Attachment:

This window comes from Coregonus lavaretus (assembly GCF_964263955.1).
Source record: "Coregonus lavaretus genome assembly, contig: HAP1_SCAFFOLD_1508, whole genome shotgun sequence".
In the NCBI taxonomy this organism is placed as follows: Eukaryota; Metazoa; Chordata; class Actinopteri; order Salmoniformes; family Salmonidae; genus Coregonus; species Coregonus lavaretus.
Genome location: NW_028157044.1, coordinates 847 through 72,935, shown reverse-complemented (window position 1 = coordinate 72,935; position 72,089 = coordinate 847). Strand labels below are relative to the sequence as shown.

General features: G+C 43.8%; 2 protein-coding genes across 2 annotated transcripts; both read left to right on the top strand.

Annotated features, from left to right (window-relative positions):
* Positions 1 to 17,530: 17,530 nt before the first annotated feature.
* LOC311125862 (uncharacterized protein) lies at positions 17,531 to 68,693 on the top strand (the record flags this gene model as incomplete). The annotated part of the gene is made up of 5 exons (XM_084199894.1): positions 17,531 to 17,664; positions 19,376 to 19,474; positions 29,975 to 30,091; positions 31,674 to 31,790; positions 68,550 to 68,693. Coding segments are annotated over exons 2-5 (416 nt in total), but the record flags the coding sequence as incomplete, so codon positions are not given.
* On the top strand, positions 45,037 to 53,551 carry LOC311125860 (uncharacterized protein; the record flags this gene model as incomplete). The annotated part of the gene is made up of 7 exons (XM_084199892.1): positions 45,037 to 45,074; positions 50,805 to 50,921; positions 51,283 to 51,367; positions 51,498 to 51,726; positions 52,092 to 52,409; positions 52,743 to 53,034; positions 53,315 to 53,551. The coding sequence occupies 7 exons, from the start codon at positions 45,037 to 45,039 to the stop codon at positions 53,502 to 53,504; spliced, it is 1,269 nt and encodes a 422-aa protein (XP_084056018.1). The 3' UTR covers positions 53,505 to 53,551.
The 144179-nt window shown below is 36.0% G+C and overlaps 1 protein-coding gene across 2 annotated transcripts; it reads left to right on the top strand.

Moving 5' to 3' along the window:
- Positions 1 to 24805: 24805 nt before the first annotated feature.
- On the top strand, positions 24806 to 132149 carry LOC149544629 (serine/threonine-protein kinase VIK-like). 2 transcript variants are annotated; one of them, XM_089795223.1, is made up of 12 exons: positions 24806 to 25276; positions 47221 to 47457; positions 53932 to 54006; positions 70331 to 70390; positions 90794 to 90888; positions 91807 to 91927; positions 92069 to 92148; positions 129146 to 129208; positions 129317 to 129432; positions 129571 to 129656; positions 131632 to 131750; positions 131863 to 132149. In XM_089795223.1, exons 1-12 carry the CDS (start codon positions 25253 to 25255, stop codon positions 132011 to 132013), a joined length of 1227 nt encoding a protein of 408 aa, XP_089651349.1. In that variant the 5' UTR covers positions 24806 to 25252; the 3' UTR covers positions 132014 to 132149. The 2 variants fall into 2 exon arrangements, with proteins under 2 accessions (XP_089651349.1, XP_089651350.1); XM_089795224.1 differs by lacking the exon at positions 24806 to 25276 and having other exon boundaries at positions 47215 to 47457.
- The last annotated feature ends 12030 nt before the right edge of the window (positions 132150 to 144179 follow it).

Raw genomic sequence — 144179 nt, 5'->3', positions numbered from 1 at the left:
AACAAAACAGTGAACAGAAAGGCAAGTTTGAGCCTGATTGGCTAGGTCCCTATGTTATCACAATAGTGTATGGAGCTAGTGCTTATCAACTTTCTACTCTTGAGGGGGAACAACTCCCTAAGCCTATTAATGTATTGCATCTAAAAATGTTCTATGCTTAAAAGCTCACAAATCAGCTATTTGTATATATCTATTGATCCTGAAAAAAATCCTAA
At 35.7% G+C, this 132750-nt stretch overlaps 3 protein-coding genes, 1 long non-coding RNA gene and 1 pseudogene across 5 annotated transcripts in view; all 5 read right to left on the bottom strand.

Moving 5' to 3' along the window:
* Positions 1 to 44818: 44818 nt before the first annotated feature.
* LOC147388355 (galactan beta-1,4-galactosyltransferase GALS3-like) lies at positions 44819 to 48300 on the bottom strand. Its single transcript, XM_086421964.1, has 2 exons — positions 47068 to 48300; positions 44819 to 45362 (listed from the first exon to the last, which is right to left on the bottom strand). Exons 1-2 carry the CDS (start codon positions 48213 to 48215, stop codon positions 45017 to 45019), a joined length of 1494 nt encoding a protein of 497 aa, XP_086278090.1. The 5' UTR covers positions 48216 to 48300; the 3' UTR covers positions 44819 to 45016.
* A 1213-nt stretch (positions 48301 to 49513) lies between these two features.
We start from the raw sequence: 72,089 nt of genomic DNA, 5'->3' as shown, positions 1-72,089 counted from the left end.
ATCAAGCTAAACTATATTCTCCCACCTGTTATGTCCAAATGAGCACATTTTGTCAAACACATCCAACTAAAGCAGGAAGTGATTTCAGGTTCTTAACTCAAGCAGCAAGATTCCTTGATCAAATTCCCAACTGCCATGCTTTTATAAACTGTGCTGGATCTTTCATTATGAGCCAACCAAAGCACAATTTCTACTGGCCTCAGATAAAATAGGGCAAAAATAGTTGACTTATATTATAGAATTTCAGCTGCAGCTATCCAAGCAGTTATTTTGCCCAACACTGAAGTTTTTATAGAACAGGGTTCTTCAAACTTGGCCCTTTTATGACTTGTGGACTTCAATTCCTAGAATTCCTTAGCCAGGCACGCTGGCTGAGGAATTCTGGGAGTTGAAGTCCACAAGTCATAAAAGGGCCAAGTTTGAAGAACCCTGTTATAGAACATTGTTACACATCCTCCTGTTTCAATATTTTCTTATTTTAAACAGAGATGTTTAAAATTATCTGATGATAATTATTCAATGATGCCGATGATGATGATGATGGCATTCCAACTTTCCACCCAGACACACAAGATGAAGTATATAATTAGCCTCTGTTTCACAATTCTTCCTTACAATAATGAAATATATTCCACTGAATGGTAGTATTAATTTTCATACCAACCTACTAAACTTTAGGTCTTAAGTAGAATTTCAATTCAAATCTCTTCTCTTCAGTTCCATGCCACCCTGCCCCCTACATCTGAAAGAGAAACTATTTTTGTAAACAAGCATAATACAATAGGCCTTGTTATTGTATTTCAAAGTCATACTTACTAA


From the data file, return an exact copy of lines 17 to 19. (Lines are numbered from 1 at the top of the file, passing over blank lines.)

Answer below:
At 35.7% G+C, this 132750-nt stretch overlaps 3 protein-coding genes, 1 long non-coding RNA gene and 1 pseudogene across 5 annotated transcripts in view; all 5 read right to left on the bottom strand.

Moving 5' to 3' along the window:
* Positions 1 to 44818: 44818 nt before the first annotated feature.